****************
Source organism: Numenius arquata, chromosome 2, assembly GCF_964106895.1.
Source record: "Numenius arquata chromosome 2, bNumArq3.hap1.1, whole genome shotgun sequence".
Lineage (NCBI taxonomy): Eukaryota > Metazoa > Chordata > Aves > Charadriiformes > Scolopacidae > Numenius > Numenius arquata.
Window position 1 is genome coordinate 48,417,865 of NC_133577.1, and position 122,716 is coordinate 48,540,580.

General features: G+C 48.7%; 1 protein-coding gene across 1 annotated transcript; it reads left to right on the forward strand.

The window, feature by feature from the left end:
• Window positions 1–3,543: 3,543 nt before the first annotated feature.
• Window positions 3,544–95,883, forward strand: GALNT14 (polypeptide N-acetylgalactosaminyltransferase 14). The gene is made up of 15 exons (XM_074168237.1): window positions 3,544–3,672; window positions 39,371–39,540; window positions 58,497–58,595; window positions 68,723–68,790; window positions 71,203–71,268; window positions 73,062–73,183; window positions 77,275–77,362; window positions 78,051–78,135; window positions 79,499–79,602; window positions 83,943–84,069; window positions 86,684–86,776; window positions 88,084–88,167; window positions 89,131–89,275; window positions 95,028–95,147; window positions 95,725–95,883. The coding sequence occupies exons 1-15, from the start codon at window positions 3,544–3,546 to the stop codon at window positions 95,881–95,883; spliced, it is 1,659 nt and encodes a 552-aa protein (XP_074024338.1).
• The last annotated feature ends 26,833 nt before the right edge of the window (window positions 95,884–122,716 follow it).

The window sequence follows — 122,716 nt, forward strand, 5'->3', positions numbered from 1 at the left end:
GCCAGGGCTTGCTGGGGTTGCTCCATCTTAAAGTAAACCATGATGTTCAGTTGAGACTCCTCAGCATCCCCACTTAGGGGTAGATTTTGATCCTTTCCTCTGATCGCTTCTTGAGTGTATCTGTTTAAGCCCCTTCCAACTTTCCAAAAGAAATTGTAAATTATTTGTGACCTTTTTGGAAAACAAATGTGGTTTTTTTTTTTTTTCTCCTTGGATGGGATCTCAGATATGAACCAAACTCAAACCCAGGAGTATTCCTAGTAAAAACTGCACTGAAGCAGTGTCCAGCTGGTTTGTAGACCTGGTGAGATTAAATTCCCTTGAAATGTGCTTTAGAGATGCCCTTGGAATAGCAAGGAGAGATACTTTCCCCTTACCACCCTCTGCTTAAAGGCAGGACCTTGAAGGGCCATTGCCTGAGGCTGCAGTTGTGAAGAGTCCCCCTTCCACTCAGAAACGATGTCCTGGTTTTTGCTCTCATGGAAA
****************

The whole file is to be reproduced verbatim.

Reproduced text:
Source organism: Numenius arquata, chromosome 2, assembly GCF_964106895.1.
Source record: "Numenius arquata chromosome 2, bNumArq3.hap1.1, whole genome shotgun sequence".
Lineage (NCBI taxonomy): Eukaryota > Metazoa > Chordata > Aves > Charadriiformes > Scolopacidae > Numenius > Numenius arquata.
Window position 1 is genome coordinate 48,417,865 of NC_133577.1, and position 122,716 is coordinate 48,540,580.

General features: G+C 48.7%; 1 protein-coding gene across 1 annotated transcript; it reads left to right on the forward strand.

The window, feature by feature from the left end:
• Window positions 1–3,543: 3,543 nt before the first annotated feature.
• Window positions 3,544–95,883, forward strand: GALNT14 (polypeptide N-acetylgalactosaminyltransferase 14). The gene is made up of 15 exons (XM_074168237.1): window positions 3,544–3,672; window positions 39,371–39,540; window positions 58,497–58,595; window positions 68,723–68,790; window positions 71,203–71,268; window positions 73,062–73,183; window positions 77,275–77,362; window positions 78,051–78,135; window positions 79,499–79,602; window positions 83,943–84,069; window positions 86,684–86,776; window positions 88,084–88,167; window positions 89,131–89,275; window positions 95,028–95,147; window positions 95,725–95,883. The coding sequence occupies exons 1-15, from the start codon at window positions 3,544–3,546 to the stop codon at window positions 95,881–95,883; spliced, it is 1,659 nt and encodes a 552-aa protein (XP_074024338.1).
• The last annotated feature ends 26,833 nt before the right edge of the window (window positions 95,884–122,716 follow it).

The window sequence follows — 122,716 nt, forward strand, 5'->3', positions numbered from 1 at the left end:
GCCAGGGCTTGCTGGGGTTGCTCCATCTTAAAGTAAACCATGATGTTCAGTTGAGACTCCTCAGCATCCCCACTTAGGGGTAGATTTTGATCCTTTCCTCTGATCGCTTCTTGAGTGTATCTGTTTAAGCCCCTTCCAACTTTCCAAAAGAAATTGTAAATTATTTGTGACCTTTTTGGAAAACAAATGTGGTTTTTTTTTTTTTTCTCCTTGGATGGGATCTCAGATATGAACCAAACTCAAACCCAGGAGTATTCCTAGTAAAAACTGCACTGAAGCAGTGTCCAGCTGGTTTGTAGACCTGGTGAGATTAAATTCCCTTGAAATGTGCTTTAGAGATGCCCTTGGAATAGCAAGGAGAGATACTTTCCCCTTACCACCCTCTGCTTAAAGGCAGGACCTTGAAGGGCCATTGCCTGAGGCTGCAGTTGTGAAGAGTCCCCCTTCCACTCAGAAACGATGTCCTGGTTTTTGCTCTCATGGAAA